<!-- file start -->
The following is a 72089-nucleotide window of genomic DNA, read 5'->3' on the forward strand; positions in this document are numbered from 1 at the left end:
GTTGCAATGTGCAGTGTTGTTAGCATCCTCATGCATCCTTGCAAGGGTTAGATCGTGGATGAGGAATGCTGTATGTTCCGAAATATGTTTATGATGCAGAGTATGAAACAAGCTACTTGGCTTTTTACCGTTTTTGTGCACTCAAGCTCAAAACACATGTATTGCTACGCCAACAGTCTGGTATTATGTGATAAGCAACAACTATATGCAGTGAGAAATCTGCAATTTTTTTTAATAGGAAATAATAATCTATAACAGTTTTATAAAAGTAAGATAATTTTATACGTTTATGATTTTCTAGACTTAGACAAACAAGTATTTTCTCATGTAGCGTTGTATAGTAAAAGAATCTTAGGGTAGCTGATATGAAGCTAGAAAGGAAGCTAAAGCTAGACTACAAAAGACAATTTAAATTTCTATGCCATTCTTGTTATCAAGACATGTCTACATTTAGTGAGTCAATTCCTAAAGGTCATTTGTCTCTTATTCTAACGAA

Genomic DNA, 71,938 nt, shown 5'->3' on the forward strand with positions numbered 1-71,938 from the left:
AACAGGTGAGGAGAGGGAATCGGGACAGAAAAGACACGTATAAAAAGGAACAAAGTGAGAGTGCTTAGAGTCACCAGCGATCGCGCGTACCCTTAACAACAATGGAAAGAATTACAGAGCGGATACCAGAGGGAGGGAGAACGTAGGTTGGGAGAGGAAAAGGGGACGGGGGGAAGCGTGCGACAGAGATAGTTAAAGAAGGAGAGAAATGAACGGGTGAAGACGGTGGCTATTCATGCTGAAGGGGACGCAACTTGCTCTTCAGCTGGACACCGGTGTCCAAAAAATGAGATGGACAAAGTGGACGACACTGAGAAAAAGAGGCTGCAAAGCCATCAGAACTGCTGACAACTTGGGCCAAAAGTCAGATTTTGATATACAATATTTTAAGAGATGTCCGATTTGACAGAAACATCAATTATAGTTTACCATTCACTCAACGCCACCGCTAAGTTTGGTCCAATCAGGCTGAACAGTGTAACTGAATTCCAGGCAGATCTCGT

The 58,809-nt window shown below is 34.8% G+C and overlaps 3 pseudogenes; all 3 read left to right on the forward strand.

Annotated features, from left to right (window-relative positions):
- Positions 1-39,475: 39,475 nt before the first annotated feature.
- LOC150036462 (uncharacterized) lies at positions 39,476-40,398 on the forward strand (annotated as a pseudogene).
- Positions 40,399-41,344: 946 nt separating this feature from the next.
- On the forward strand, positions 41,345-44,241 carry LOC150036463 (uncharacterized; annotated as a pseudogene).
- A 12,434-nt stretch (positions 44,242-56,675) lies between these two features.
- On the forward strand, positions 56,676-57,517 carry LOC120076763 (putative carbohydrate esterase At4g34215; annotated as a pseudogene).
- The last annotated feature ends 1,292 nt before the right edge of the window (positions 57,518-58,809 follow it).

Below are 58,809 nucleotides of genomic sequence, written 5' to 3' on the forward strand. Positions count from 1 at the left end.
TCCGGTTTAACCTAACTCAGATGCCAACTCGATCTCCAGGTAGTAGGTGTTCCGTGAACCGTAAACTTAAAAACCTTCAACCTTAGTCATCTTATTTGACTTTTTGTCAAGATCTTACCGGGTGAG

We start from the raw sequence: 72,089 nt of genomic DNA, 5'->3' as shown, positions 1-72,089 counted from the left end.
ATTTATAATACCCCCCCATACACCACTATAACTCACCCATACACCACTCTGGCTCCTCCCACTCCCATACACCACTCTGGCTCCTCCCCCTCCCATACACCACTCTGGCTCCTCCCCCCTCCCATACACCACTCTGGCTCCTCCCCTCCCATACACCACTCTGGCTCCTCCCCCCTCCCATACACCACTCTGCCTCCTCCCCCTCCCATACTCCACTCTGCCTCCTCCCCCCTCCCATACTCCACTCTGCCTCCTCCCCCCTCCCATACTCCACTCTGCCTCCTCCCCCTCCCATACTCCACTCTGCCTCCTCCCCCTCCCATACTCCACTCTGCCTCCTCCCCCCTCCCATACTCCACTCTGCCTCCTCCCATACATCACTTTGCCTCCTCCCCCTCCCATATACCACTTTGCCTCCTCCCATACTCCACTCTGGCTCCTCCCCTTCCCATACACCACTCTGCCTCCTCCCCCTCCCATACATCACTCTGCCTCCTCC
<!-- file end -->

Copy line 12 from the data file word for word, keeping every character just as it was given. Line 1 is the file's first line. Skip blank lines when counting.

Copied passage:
- On the forward strand, positions 56,676-57,517 carry LOC120076763 (putative carbohydrate esterase At4g34215; annotated as a pseudogene).